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We can create a utopia for women by designing feminist cities

Every once in a while, I stumble upon an exquisite book that opens a new chapter in my life, transforming it for the better. One such memorable book is "The Female Hero in American and British Literature" by Carol Pearson and Katherine Pope. The authors describe how a woman can embark on a heroic journey of self-discovery, beginning from the realization that there is more to life than the ascribed roles given to her by patriarchal society; accepting this "call to adventure" to seek the life she dreams of creating; facing the road of trials; and, eventually, arriving at a place where she becomes the master of her inner and outer worlds.

Every day, women accomplish amazing feats in their lives, almost heroic in nature, despite the various challenges they face. This thought left me wondering if we could deliberately design cities to be more feminist — a sort of utopia where women are given all the support they need to lead fulfilling lives. Gender equality matters not only because it is a basic human right, but also because it is a key driver of substantial economic and social gains. Research published by the World Bank Group in 2018 found that, were women to have the same lifetime earnings as men, global wealth would increase by $160 trillion, which is twice the current value of global gross domestic product. Despite this obvious potential, women only account for 38 percent of human capital wealth, leaving them and their children vulnerable to poverty. The relative lack of earnings for women is due to three main factors: Lower employment rates, fewer hours worked, and lower pay.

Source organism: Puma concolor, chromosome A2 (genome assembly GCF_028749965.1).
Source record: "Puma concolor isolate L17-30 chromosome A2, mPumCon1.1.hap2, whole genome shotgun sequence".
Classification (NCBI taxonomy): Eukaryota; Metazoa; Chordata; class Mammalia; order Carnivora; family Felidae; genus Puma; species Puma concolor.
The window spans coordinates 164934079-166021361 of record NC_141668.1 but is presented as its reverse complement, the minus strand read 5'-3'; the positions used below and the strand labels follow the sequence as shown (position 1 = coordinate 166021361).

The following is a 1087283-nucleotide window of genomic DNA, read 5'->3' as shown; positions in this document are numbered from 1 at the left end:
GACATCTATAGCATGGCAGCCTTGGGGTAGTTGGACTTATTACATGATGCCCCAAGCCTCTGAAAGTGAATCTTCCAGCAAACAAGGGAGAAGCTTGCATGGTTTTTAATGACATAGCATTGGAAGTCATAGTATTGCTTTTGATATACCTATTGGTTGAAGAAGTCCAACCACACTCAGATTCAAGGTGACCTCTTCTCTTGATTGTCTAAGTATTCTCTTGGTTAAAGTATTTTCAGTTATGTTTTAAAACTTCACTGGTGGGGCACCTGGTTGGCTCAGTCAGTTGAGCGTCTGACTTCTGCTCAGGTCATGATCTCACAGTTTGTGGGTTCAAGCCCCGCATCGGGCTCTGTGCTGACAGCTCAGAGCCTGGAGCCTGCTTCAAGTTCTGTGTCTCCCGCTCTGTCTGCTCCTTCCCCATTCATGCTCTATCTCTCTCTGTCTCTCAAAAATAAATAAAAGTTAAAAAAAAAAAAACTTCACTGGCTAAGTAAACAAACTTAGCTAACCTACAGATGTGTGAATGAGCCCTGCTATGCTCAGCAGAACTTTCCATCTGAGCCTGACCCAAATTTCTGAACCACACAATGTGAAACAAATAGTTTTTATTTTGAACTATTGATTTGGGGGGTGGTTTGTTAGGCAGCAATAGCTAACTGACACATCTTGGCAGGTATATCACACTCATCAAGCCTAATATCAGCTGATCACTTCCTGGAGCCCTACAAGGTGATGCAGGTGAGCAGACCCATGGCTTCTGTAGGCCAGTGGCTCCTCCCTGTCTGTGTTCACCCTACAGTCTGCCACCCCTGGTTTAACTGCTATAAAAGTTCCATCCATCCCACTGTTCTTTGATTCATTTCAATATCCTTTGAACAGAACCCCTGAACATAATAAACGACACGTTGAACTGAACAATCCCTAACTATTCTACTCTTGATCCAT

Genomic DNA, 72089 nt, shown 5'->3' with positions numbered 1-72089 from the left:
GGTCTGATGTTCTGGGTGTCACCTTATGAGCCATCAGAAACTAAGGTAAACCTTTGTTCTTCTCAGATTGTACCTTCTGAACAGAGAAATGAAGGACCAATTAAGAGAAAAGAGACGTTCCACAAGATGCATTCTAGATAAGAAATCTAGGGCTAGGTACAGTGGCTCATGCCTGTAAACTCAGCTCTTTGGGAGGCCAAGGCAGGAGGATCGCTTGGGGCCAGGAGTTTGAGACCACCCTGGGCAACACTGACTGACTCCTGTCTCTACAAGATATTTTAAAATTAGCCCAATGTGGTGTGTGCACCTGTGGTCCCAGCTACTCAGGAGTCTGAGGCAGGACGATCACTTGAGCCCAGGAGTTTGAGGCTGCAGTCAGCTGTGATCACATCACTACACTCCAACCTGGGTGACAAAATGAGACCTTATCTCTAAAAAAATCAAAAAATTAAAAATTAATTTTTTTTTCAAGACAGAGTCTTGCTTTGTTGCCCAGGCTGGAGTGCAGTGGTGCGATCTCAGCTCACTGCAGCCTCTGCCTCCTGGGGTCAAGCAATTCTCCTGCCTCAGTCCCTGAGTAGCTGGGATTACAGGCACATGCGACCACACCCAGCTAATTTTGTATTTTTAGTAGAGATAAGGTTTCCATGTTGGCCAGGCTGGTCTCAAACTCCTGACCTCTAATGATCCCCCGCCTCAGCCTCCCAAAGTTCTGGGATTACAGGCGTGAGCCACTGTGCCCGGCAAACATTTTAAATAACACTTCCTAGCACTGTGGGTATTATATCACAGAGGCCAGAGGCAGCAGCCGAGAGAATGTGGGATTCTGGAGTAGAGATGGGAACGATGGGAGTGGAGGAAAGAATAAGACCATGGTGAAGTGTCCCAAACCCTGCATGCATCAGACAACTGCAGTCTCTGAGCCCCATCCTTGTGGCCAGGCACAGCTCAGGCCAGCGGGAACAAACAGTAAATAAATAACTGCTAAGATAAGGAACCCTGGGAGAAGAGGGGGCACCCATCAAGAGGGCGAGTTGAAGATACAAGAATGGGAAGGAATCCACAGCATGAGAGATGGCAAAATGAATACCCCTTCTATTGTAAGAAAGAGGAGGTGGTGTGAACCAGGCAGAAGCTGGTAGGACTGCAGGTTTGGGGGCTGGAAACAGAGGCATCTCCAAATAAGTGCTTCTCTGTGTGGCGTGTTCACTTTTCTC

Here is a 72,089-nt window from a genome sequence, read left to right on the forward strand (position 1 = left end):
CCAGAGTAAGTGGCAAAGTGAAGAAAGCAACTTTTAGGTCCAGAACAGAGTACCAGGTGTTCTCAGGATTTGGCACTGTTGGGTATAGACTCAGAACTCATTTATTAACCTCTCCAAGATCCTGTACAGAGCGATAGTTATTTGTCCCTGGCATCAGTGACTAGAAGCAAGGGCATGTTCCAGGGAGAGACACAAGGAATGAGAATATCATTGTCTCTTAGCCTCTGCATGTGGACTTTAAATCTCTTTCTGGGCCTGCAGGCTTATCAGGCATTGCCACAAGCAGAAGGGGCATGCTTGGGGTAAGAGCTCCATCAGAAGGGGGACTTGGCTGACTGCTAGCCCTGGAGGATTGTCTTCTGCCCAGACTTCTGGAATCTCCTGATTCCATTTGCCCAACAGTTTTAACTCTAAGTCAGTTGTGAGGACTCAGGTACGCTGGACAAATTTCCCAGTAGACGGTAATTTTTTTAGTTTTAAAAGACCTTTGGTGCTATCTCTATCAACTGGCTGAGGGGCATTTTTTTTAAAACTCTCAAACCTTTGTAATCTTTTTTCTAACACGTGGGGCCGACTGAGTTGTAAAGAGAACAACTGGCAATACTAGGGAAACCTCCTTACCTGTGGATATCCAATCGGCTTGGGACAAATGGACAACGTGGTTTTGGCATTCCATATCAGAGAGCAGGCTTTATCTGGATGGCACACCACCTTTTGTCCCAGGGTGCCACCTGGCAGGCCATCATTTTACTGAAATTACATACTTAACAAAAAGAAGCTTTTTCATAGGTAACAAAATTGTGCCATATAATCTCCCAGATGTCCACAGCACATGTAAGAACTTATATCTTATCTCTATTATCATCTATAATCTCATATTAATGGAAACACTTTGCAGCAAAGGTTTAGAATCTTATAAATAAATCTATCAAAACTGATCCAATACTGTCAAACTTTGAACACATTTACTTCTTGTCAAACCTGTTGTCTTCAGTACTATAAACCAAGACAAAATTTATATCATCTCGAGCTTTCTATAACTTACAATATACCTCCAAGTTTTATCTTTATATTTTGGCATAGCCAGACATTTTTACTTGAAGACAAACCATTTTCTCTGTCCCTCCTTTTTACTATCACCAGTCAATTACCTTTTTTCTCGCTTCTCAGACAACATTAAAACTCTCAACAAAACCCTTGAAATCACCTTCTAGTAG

Therefore, in order to achieve meaningful progress in women’s well-being, policymakers need to design feminist cities that offer all the services a woman needs at the various stages of her life in order to fully support her in realizing her potential. In particular, investment needs to be channeled into early childhood care and education, STEM (science, technology, engineering and mathematics) education, women’s health care services, environments safe from violence, employment quotas, equal pay regulations, political representation, and a robust family policy that makes it possible for women to balance work and family commitments.

Many countries pride themselves on being feminist. The five Nordic countries — Iceland, Norway, Sweden, Finland, and Denmark — are stellar examples of gender parity, consistently outperforming the world, according to the Global Gender Gap Index. There are many fascinating practices to be gleaned from them. To begin with, investment in early childhood education is high, ensuring that every child is enrolled in preschool, free of charge. This, in turn, improves cognitive, emotional and behavioral skills in children, which will eventually propel them into pursuing tertiary education and participating in the labor market. Consequently, all of the Nordic countries have attained a 99 percent literacy rate for both genders, while labor force participation rates are relatively high and almost equal between women and men.